ready to seize intiative by sacrifice

23. Rh2 Qg5 Aside from 23. … Qg3+ which could get the Queen trapped, this was the only square available, all because of Black’s risky 22nd move in accepting the pawn sacrifice offered by White to open the h-file
24. Nxe6 fxe6 The Knight sacrifice opened the e-file and a2-g8 diagonal for White’s Queen
25. Qxe6+ Kh8 25. … Kf8 26. Qd6+ wins the Rook on c-file
25. … Kg7 26. Qe7+ Kg8 27. Qxd8+ wins both the Rooks
25. … Kg7 26. Qe7+ Kg6 27. Qxh7#
26. Qe7 Qg8
27. Rxh7+ Qxh7 You can see how White maintains initiative by exploiting Black’s weaknesses and forced Black’s responses!
28. Qxd8+ Nf8 Black offered the Knight to save the Rook
29. Qxf8+ Qg8
30. Qxf6+ Resigns Black has lost all the K-side pawns, and White’s three passed pawns with a balance in pieces make the win a certainty. Does it remind you of the end position in Chess Sacrifice as a Chess Tactics: creating passed pawn?

The final position when Black resigned.

too many passed pawns

You also notice how a sacrifice made for a particular objective often create many other benefits which by themselves would be justification for the sacrifice. If you analyze, you will find that the sacrifice of the KRP and the Knight created all these themes for sacrifices discussed in earlier articles – diverting a piece, opening up lines of attack, breaking up King’s castle, seizing initiative, attacking the King, threatening mate or capture of pieces, creating passed pawns – all in a cascading effect!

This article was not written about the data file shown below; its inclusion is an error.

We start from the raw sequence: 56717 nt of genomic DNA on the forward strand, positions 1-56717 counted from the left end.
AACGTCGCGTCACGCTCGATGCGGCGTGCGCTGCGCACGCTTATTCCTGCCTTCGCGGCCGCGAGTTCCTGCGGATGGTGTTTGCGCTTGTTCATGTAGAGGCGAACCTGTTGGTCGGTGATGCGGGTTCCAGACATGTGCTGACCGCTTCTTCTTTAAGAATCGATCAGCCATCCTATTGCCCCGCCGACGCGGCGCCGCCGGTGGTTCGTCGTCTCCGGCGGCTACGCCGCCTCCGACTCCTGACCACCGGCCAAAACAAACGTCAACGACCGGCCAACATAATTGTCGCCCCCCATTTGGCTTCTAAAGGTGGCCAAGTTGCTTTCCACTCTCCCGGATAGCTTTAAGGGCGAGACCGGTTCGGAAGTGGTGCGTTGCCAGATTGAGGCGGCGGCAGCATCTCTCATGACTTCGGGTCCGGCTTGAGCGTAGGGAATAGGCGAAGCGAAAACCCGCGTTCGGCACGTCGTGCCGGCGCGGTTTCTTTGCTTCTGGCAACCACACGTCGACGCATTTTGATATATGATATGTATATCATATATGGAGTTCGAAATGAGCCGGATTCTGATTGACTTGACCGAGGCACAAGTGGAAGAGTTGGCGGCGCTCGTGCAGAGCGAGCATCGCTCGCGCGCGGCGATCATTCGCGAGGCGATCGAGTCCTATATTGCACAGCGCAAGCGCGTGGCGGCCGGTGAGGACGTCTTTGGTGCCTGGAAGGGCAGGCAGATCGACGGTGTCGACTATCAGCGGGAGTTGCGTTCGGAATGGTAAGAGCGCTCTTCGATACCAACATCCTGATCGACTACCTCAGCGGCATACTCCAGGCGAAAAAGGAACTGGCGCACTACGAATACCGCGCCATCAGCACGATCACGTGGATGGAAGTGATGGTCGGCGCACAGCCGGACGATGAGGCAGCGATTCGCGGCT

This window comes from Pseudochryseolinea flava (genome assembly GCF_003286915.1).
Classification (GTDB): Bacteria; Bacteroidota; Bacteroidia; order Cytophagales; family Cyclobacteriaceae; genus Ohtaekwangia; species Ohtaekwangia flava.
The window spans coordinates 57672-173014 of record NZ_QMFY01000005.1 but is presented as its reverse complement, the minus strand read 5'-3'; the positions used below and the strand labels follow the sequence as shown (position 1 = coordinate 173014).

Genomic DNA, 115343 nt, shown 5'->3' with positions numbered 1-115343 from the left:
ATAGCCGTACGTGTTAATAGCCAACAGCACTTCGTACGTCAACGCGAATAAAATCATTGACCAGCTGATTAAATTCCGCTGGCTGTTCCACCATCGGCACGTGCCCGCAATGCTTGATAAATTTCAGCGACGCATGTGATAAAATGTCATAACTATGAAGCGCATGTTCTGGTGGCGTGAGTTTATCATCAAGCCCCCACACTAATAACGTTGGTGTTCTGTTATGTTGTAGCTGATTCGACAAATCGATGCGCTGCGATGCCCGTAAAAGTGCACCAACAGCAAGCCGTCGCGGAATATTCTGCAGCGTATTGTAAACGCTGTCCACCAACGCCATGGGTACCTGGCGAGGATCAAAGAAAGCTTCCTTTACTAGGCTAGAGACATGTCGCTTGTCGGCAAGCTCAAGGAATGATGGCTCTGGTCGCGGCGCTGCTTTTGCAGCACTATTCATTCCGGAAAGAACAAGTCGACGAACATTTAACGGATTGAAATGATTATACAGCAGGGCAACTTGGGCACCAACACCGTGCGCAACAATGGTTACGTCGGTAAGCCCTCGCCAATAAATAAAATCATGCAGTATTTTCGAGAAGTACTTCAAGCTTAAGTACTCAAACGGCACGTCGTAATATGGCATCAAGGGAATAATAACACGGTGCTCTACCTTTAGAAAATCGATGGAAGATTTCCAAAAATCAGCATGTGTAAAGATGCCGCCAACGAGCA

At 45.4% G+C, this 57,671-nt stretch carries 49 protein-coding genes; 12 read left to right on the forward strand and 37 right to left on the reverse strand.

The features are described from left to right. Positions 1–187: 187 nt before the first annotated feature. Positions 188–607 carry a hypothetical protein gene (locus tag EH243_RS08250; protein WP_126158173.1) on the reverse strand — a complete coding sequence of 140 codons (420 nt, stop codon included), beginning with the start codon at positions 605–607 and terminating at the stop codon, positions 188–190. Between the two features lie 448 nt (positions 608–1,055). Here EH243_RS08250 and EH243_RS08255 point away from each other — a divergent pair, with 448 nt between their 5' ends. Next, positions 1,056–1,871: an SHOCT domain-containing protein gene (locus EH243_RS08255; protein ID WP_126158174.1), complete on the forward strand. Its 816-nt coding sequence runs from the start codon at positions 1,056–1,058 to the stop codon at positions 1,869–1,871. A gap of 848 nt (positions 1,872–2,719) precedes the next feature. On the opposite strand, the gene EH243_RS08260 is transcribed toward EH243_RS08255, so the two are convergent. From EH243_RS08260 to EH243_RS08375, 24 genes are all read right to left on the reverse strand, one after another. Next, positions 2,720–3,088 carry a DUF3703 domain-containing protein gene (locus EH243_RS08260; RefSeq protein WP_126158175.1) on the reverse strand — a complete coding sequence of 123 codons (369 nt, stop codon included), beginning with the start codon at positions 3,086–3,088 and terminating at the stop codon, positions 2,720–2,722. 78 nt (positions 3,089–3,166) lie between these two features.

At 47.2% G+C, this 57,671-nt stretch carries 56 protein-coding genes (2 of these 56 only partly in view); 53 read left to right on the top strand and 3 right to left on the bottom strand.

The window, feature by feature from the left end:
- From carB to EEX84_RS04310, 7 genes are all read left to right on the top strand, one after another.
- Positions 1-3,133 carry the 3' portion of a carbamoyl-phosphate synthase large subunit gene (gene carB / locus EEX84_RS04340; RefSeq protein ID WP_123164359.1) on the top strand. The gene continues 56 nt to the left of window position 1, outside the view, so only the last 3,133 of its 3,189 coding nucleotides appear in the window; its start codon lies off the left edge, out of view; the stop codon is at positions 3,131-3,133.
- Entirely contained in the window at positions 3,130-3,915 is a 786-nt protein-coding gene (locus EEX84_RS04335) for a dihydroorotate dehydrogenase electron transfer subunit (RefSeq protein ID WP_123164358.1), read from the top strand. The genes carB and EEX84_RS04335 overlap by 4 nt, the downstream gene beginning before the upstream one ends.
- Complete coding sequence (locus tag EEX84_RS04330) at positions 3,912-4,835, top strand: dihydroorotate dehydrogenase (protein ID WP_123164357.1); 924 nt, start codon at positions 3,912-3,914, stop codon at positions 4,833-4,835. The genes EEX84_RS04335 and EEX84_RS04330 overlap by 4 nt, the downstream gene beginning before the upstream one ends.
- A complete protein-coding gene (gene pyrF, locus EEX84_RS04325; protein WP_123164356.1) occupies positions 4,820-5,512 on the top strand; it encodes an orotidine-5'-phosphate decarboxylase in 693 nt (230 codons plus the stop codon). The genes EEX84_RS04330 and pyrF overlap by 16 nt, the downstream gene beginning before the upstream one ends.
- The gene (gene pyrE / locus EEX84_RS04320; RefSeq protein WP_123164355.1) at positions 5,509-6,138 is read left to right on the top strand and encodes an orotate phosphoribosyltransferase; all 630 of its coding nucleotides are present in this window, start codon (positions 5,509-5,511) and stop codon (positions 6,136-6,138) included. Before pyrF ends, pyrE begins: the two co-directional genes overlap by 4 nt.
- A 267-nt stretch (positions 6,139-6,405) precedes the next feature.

Watch Actual Game

18 Comments

  1. Ashish says:

    The game was not at GM level Qxh4 is blunder, not only because it will open the file but it gives white the initiative flow of moves. Which is shown in the game after white forces the queen to move and then knight sac.

  2. PKS says:

    playing e6 for e4 is a courageous move.

  3. Locky says:

    Hey

    can you explain the move

    25. Qxf6+ Kh8

    how did that happen? If i play the moves after the given position there is no way to reach Qxf6+, i think you made a mistake it should have been Qxe6+ after the position and moves given..

    please clarify

  4. ChessTeacher says:

    @Locky

    So it would seem, mistakes do happen when playing through a game.

  5. ChessMaster says:

    @Locky
    You are right and the text has been corrected. Thanks for pointing out.

  6. Chess king says:

    This article reminds me of a famous quote “The stomach is an essential part of the Chess master” by – Bent Larsen.

    Thanks for posting such an article.

  7. ChessMaster says:

    @Chess king
    Absolutely right!
    Thanks for the quote and your appreciation.

  8. Mark B says:

    This opening sucks, I guess the best reply for e4 if you are playing for a win as black would be to go for c5 and play a Sicilian so that you can gain some advantage as the game progress and further increase your chance of winning. e4 and then e6 is such a dull reply, e6 is really not something you would want to play if you are serious. So I think the start was awful for the black player. I would say c6 would have been good as well with caro-kann variation but French is just a dull opening and this variation is worst of them all, for a beginner i say go with ruy lopez and learn it well.